In Spain, a curious festival, Entierro de la Sardina (Burial of the Sardine), marks the end of Lent. It has been speculated that the festival originated during the time of Carlos III, when a batch of rotten sardines arrived in a shipment and had to be buried. The following year, people in Madrid decided to repeat the incident as part of their Ash Wednesday observances. They donned mourning clothes and carried small coffins with sardines in them in a procession.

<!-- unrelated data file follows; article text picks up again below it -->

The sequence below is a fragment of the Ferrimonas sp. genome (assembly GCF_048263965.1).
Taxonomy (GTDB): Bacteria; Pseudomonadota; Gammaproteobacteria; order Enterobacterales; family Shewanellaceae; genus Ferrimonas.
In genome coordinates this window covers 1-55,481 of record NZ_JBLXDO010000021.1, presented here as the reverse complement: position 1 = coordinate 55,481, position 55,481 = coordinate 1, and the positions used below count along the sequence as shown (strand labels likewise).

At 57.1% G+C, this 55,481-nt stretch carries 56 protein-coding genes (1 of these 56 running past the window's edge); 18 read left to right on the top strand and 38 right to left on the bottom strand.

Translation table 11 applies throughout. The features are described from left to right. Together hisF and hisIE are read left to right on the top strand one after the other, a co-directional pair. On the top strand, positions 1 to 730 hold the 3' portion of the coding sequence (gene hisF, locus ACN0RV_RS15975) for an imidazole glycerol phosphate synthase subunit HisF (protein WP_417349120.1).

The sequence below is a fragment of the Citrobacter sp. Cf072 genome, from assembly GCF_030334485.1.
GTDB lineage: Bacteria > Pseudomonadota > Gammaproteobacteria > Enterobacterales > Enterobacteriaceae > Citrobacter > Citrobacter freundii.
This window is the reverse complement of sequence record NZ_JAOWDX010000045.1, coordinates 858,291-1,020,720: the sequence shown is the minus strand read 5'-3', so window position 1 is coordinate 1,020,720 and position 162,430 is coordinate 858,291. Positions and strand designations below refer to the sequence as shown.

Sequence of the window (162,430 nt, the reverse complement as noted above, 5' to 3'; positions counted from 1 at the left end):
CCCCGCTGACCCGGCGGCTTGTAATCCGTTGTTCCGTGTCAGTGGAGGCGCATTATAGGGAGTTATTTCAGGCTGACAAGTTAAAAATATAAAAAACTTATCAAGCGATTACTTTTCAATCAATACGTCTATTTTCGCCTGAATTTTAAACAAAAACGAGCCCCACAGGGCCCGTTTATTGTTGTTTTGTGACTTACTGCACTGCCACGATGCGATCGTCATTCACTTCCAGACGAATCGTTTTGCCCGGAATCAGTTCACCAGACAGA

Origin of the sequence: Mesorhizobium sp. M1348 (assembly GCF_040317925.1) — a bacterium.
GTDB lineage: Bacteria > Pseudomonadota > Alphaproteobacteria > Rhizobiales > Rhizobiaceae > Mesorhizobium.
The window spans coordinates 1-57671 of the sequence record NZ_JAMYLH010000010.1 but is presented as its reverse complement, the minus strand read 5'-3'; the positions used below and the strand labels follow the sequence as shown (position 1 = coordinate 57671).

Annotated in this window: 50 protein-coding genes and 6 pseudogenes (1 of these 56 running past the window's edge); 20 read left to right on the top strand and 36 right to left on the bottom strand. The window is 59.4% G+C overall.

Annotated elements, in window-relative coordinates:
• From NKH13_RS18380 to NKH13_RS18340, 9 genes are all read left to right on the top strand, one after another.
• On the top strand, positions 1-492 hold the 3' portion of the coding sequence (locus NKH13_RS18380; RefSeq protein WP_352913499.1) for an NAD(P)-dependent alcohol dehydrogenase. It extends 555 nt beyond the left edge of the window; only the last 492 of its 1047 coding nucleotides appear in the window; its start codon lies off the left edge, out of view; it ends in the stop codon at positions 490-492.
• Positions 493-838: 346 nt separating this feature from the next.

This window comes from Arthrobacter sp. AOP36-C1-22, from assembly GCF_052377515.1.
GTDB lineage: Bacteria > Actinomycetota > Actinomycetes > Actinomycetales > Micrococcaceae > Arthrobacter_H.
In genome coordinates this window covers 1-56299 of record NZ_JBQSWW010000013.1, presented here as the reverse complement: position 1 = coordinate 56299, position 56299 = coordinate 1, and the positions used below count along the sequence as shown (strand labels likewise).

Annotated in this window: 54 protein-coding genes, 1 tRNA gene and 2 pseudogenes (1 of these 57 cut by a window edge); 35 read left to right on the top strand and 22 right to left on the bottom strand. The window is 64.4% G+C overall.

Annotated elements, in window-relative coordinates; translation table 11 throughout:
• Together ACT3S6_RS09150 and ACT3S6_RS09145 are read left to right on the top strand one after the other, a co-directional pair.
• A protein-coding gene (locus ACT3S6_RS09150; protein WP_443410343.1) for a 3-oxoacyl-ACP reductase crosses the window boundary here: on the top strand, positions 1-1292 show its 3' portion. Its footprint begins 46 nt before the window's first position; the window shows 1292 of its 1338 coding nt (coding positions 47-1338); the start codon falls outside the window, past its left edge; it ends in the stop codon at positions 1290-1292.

The ceremony, which now signifies the end of Carnival, has become a beloved tradition and still takes place in Madrid.
The ceremony was the subject of one of Francisco Goya’s paintings in 1814, El Entierro de la Sardina.